[Response to The Guardian story]
The world is awfully absurd and you can always find evidence of it. In Britain, the exam board AQA had ordered schools to remove Carol Ann Duffy's poem, "Education for Leisure" from its GCSE curriculum. The reason? The poem supposedly glorified knife crime.
Duffy responded in the most civilised manner possible, I think. Instead of an outraged public statement, she wrote a poem about it: "Mrs Schofield's GCSE" (available on The Guardian).
Note: Pat Schofield is an external examiner at Lutterworth College, Leicestershire. She complained about Duffy's poem and called it "absolutely horrendous".
Contacted by the Guardian last night, Schofield said she felt "a bit gobsmacked" to have a verse named after her. She described the poem as "a bit weird. But having read her other poems I found they were all a little bit weird. But that's me".
Seems to me it's easy to want to ban something when you don't understand it. Yes, it's just you, Mrs Schofield. It's just you. (Full disclosure: I love Carol Ann Duffy's poems.)
I have included Carol Ann Duffy's banned poem in this post. You judge for yourself if it deserves to be banned.
Education for Leisure
Today I am going to kill something. Anything.
I have had enough of being ignored and today
I am going to play God. It is an ordinary day,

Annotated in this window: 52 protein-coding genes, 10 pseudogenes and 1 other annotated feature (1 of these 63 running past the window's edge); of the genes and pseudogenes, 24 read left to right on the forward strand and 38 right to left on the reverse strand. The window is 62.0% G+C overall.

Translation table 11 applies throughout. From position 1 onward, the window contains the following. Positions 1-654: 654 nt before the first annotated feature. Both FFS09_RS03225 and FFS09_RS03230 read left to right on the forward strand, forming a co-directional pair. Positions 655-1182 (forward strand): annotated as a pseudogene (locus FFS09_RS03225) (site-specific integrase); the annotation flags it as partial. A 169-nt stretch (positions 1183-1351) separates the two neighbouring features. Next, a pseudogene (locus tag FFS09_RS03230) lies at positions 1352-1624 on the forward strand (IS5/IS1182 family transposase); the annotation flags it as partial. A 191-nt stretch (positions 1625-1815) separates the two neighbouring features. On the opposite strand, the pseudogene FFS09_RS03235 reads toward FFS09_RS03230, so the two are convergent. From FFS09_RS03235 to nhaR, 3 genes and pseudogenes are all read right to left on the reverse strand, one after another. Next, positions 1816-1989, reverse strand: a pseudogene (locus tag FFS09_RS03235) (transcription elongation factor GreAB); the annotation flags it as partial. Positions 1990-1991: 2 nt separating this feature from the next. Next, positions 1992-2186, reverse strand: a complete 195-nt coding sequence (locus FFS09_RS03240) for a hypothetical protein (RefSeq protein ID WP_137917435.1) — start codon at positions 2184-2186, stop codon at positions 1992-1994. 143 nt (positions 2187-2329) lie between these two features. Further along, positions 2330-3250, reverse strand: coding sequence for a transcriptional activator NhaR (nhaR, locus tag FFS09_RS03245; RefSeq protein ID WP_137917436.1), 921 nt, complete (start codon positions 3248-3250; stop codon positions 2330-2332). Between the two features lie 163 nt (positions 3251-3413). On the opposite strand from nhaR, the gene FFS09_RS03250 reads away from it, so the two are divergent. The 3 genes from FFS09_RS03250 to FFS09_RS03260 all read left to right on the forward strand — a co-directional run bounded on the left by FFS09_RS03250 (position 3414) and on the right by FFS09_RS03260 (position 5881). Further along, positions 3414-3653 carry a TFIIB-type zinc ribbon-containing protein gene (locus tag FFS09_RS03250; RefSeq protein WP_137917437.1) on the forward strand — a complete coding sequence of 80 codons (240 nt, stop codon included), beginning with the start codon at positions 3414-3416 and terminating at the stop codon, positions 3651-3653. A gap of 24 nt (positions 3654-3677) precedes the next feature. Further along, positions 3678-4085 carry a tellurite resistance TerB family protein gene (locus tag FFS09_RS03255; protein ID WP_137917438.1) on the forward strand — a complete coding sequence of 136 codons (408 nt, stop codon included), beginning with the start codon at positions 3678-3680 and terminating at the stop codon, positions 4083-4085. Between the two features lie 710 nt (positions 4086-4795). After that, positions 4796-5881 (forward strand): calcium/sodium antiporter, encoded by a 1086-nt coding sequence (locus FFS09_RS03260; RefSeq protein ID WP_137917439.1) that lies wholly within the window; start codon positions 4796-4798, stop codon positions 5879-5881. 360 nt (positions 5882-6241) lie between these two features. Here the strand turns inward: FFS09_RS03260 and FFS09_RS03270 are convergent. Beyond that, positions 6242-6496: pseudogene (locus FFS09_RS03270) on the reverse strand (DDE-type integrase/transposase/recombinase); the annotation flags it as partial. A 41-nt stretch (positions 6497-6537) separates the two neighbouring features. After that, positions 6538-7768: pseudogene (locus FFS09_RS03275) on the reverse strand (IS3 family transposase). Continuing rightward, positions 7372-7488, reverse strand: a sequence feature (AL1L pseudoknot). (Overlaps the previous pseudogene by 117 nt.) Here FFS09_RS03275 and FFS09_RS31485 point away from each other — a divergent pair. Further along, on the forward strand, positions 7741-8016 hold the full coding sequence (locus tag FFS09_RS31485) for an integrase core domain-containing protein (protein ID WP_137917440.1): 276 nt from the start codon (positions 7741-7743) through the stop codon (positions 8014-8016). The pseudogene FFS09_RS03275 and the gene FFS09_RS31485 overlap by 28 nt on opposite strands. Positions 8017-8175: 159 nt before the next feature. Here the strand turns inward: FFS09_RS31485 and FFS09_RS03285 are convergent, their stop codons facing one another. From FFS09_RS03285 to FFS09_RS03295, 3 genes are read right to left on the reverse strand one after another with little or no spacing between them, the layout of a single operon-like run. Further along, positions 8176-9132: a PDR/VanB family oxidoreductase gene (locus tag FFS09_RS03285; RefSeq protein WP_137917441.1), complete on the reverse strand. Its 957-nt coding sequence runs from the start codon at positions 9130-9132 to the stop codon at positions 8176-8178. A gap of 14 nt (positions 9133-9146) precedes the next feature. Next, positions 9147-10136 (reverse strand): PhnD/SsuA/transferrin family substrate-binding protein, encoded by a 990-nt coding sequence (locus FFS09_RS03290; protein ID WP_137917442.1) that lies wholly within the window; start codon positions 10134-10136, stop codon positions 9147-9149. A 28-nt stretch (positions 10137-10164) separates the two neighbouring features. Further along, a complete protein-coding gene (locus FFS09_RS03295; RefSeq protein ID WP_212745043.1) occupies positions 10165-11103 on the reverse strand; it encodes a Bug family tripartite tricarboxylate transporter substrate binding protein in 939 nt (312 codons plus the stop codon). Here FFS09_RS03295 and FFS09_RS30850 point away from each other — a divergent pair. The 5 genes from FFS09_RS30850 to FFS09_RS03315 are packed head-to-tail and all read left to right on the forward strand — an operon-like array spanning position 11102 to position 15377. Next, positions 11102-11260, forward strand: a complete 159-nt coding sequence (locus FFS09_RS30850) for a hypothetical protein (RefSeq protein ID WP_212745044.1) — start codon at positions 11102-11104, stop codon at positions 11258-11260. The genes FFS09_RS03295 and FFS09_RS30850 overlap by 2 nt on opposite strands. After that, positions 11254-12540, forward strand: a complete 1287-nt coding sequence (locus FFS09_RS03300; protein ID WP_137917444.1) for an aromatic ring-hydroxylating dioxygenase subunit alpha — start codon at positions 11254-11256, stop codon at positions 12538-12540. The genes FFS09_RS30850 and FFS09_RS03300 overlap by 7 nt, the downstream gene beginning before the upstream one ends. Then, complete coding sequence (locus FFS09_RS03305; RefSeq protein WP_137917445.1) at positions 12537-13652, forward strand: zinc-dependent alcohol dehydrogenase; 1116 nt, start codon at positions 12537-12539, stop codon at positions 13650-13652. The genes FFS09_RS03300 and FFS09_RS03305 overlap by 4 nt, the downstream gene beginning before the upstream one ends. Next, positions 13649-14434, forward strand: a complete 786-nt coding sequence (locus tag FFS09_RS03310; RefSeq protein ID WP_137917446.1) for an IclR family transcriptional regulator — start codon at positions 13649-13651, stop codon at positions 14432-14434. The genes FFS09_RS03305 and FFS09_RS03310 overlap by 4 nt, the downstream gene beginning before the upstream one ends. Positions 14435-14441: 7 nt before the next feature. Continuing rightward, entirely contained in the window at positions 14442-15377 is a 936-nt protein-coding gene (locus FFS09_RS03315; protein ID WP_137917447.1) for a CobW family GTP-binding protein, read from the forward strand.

a sort of grey with boredom stirring in the streets
I squash a fly against the window with my thumb.
We did that at school. Shakespeare. It was in
another language and now the fly is in another language.
I breathe out talent on the glass to write my name.
I am a genius. I could be anything at all, with half
the chance. But today I am going to change the world.
Something's world. The cat avoids me. The cat
knows I am a genius, and has hidden itself.
I pour the goldfish down the bog. I pull the chain.
I see that it is good. The budgie is panicking.
Once a fortnight, I walk the two miles into town
For signing on. They don't appreciate my autograph.
There is nothing left to kill. I dial the radio
and tell the man he's talking to a superstar.
He cuts me off. I get our bread-knife and go out.
The pavements glitter suddenly. I touch your arm.
~ Carol Ann Duffy